Tokyo Diary — Tokyo Giants Hat

I have walked like a goddamned Sherpa and eaten more tuna than Flipper.  I love Tokyo; its dreaminess, its civility, its attention to beauty and detail.  I wake up here and I am in a city with more people than almost any other on earth, yet, it is quiet.  You rarely here a car horn or a siren.  There is a premium placed on the idea of calm, efficient motion.  One does not expend an ounce of energy one does not have to; life is  lived in a kind of measure.

I went to some art galleries on the outskirts of Tokyo and saw some contemporary art and it was mostly stuff one could see in Chelsea last year.  I was surprised.  There were no Japanese artists in any of the four places I looked; only New Yorkers and Europeans.  I met a very opinionated American trust-fund brat with a gallery in Tokyo who, within the first 3 minutes of our conversation, trashed every artist in Tokyo and New York, and Murakam (the novelist) and Murakami (the artist),  referring to him as an “Orientalist” whatever the hell that means.  He was an annoying, pedantic, name-dropping, ass-wipe who also had nothing good to say about Tokyo, despite the fact he has lived here for nine years.  He also “had a gallery on the lower east side” and spent another 5 minutes trashing everyone and thing in NYC as well.  I wanted to compliment him on his ability to be an unwelcome asshole in TWO hemispheres , but it was clear we’d never get a word in, so we escaped the art district, having given it 40 minutes, and I decided my time would more productively be spent finding the dome where the World Champion Tokyo Giants play and get myself a hat.

I’ve wanted one forever and I suppose I could just snag one off the internet; but I have this memory of my father and uncle buying me a White Sox hat at Comiskey as a kid and I have this particular fetish for buying my hats at the stadium.  So I took the 3000-yen ride to Giants Stadium and found the coolest, most boss, fitted Tokyo Giants hat; and I look like a cool motherfucker in it.  I had to go all the way to Tokyo to get one.    Does that make mine cooler?  Damn skippy, it does.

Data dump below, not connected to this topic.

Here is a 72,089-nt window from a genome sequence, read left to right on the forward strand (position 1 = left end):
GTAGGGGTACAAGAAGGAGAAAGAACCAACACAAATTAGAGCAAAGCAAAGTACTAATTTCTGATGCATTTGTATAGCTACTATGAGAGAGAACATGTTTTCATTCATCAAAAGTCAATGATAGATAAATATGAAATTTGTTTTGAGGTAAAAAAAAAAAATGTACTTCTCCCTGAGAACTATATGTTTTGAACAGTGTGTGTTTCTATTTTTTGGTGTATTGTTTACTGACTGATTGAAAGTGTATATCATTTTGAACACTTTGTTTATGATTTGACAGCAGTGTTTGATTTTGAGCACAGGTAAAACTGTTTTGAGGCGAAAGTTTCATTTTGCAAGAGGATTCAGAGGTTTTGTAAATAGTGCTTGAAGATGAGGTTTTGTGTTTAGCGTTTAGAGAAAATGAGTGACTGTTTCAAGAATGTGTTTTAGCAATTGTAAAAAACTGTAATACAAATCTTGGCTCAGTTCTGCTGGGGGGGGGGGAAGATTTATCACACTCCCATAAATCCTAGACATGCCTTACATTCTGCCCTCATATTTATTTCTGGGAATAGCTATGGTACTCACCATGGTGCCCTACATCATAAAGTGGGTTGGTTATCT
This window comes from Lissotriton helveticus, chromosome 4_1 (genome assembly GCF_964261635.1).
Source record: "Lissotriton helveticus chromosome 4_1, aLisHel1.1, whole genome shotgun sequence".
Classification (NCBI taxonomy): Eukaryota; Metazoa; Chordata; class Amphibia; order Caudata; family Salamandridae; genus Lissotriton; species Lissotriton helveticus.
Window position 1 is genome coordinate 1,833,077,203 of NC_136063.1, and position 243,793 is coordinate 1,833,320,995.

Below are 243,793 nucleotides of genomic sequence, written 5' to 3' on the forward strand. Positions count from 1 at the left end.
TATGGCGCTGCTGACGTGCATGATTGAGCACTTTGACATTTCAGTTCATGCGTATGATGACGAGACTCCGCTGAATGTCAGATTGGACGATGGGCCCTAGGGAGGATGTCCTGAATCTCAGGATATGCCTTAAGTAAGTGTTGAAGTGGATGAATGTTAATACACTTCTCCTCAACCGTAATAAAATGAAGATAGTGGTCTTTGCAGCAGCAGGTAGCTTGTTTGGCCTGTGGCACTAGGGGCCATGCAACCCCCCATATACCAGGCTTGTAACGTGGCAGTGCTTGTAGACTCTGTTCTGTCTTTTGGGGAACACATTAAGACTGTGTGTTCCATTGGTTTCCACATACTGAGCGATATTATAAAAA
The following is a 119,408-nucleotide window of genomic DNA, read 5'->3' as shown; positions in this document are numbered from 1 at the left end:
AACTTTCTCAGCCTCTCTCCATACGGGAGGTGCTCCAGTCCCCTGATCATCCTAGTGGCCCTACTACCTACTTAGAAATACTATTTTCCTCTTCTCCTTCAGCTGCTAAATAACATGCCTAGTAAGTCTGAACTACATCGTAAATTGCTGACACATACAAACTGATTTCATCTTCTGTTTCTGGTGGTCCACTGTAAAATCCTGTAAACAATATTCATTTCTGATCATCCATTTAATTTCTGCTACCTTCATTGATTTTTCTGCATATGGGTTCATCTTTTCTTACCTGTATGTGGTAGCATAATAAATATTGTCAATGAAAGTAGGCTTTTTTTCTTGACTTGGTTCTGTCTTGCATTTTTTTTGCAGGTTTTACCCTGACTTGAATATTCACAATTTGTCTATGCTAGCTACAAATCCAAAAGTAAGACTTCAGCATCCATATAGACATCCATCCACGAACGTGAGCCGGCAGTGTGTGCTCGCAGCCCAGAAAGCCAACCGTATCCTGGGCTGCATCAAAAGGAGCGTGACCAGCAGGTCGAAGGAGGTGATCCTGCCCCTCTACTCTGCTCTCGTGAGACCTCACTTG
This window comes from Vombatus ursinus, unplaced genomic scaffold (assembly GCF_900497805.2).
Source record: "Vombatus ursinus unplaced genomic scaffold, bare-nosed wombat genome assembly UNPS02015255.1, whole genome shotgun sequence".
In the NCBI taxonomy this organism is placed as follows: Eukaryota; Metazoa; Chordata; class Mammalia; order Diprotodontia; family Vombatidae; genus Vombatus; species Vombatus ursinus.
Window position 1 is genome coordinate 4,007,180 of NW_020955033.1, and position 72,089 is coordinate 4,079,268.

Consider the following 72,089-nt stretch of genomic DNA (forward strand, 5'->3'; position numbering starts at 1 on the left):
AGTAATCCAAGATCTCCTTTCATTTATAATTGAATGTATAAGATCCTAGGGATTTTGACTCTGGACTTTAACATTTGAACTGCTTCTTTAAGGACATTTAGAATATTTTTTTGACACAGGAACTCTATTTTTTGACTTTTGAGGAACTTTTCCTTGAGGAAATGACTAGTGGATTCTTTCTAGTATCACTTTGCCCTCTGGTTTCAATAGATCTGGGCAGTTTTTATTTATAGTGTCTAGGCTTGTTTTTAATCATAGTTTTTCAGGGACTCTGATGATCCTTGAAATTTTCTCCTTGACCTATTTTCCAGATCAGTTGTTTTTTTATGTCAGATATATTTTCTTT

I’ve had a lot of time to think while I’ve been here and I’ve come to the conclusion that while I love making my work, I don’t much care for the culture that surrounds me as an artist.  It’s like being on a bus full of mental defectives.  The art world’s culture is almost entirely about itself.  There is a curious lack of curiosity about the way rest of the world lives, and an appalling lack of  literate knowledge.  They don’t read much, other than magazines about art, fashion and movies.  They interview each other and they all talk like a roll of toilet-paper; the same banal platitudes wrapped the new buzzwords.  This season “contextualist” is a popular important sounding term that actually doesn’t mean anything.

I’m fortunate.  I have very good dealers who know it’s best to just let me be me and everything will be okay.   But still, I look around and listen to the conversation in the art world and when they discuss “the crisis,” they’re not talking about the huge percentage of our fellow citizens who are without healthcare or a job.  “The Crisis” is about slow art sales and galleries closing.  Really.  I hear this shit regularly.  Maybe it’s time the art world realized that it is part of the real world and embrace a larger set of priorities and step up to a larger responsibility in the community; have its artists mentor kids, do out-reach in the schools and the juvenile detention centers; the other world. . .beyond the  billboards.

Published in: on September 9, 2009 at 6:09 pm  Leave a Comment  
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